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|Type:||Half court zone defense|
|Technical name:||Line Defense|
|Common name:||Line Defense|
|Play Development Credit|
|Designed 1st by:||Coach Walter Meanwell United Kingdom|
|Year play 1st used:||1911|
|Play 1st used by:||University of Wisconsin–Madison|
|Walter E. "Doc" Meanwell, a native of England, developed what he called "scientific basketball". Doc Meanwell became the basketball coach in University of Wisconsin–Madison in 1911 and went on to develop Line Defense, which won the Wisconsin Badgers 8 championships in 1912, 1913, 1914, 1916, 1921, 1923, 1924, and 1929.|
|Step by Step: [n/a]|
Line defense is a strategy used in basketball. It is referred to as the "line defense" because of its formation on the court, which consists of two lines of defense. Three players at the front of the defense (at the half-court center line) and two players behind (between the center line and the team's own key). The line was the first zone concept to be used in basketball. The line defense was developed to counter the fast break plays that were being developed, and adopted, at the time. The line defense was the catalyst of the future 3-2 zone defense.
How to play
After the team has made a basket, or has turned over the ball, they will sprint back across the center line and turn around to pick up their checks. They form two lines of defense; the first line is made of three forwards and the second line is made of the two remaining guards. The first line allows the first two players to pass through the line (to be picked up by the two guards in the back) and then the forwards will challenge the remaining checks coming across the line. The plan was to make the other team lose the dribble or make a bad pass. The play was not a true zone as the players realigned themselves with their checks as they approached the center line, making the play a man-to-man defense.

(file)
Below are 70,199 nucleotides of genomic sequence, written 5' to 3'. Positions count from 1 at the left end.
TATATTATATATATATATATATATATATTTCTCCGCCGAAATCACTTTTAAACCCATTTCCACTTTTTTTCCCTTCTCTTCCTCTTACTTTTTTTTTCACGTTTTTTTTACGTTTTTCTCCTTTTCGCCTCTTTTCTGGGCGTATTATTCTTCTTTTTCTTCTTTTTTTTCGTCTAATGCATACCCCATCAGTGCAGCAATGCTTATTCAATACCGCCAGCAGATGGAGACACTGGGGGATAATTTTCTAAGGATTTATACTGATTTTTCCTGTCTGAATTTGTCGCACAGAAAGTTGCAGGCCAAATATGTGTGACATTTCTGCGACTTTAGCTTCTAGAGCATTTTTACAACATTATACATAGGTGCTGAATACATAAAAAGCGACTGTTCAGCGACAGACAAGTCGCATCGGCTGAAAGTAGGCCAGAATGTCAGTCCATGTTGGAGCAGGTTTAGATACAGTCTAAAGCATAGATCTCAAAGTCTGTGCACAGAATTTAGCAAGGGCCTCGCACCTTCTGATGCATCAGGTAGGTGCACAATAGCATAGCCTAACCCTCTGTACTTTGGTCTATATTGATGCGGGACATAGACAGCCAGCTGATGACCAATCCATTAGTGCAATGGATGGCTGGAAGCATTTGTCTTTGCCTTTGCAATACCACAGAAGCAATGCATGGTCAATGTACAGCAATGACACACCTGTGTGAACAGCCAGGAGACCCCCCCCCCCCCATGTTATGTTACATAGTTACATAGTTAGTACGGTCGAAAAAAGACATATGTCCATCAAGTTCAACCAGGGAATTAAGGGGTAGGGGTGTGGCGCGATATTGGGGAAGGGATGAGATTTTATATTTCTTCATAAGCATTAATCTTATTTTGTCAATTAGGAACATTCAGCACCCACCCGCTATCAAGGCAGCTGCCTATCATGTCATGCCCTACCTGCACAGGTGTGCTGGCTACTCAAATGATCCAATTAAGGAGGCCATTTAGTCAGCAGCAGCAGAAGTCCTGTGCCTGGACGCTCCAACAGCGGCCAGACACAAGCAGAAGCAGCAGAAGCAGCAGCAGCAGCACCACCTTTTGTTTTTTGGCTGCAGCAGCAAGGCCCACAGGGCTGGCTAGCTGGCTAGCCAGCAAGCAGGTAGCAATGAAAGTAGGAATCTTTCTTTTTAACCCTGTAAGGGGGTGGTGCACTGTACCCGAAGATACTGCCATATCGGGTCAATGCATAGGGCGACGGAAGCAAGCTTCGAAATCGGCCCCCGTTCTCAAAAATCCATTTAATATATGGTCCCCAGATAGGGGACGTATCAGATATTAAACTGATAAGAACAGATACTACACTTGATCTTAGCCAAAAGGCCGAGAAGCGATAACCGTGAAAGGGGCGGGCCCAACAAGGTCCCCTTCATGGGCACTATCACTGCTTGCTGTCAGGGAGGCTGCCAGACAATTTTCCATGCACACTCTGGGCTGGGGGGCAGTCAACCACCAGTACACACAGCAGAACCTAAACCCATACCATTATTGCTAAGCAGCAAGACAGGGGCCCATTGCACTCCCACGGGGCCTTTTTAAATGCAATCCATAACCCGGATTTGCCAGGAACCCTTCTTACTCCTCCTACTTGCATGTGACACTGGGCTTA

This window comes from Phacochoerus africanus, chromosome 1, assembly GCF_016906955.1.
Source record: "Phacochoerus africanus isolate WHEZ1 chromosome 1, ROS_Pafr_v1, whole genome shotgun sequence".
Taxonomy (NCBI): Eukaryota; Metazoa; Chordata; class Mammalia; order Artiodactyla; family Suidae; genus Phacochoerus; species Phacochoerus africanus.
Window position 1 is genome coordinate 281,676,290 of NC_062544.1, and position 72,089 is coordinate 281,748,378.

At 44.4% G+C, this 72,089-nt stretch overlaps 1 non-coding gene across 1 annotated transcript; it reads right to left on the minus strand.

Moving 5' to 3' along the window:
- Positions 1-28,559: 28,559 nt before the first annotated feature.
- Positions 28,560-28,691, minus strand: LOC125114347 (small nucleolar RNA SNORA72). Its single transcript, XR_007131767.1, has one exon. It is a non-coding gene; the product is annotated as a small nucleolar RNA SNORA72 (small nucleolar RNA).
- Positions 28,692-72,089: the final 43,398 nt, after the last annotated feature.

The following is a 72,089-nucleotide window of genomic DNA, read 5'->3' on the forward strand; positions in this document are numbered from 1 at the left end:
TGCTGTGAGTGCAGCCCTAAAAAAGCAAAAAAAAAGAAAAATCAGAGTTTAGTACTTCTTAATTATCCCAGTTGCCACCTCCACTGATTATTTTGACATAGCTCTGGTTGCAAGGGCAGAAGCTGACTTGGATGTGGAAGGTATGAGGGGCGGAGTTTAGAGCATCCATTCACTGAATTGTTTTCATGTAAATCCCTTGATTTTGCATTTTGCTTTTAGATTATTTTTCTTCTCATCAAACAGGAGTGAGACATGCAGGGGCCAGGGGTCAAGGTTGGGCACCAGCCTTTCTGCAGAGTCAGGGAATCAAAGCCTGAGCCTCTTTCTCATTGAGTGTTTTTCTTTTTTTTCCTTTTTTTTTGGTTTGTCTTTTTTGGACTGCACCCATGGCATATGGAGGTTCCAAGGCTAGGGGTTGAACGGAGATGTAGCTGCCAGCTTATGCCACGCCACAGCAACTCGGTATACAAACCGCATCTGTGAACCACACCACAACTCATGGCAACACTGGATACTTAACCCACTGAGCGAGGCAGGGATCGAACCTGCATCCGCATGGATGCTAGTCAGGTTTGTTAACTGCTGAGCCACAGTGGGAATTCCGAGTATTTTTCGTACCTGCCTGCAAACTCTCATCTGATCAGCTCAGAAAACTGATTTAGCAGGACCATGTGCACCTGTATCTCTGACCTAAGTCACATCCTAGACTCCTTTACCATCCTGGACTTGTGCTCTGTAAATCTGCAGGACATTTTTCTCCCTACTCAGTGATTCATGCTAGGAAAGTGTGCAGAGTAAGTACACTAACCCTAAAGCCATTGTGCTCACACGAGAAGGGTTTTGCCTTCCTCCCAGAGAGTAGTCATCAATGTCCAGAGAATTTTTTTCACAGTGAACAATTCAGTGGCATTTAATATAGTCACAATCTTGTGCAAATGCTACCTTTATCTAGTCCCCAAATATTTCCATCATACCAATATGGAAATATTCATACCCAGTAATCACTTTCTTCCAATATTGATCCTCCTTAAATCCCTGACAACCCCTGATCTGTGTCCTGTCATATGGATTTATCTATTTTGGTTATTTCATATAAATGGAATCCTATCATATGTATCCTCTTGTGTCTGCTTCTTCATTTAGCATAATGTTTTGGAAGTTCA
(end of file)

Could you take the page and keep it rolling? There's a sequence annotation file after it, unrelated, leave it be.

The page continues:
- Helps turn the ball over before the opposing team has a chance to take a shot on basket.
- Helps cover up potentially weak defensive players on the team.
- Undefended basket – because the defensive line was so far up from the defending key, any offensive player that got behind the line would have an easy time scoring a basket without a challenge.
Teams started to break down the line defense when they were able to get an offensive player(s) behind the line before the defending team was able to set up the defensive line. This helped to create plays such as the fly fast break, the fast break, or the 2-Out Fast break.
- Own the Zone - Executing & Attacking Zone Defenses, Don Casey & Ralph Pim, 2008, Pg.19
- Own the Zone - Executing & Attacking Zone Defenses, Don Casey & Ralph Pim, 2008, Pg.16 & 17
- The University of Wisconsin Collection
- Coach Don Casey & Ralph Pim, Own the Zone - Executing & attacking the zone defense, New York: McGraw Hill, 2008, pg. 16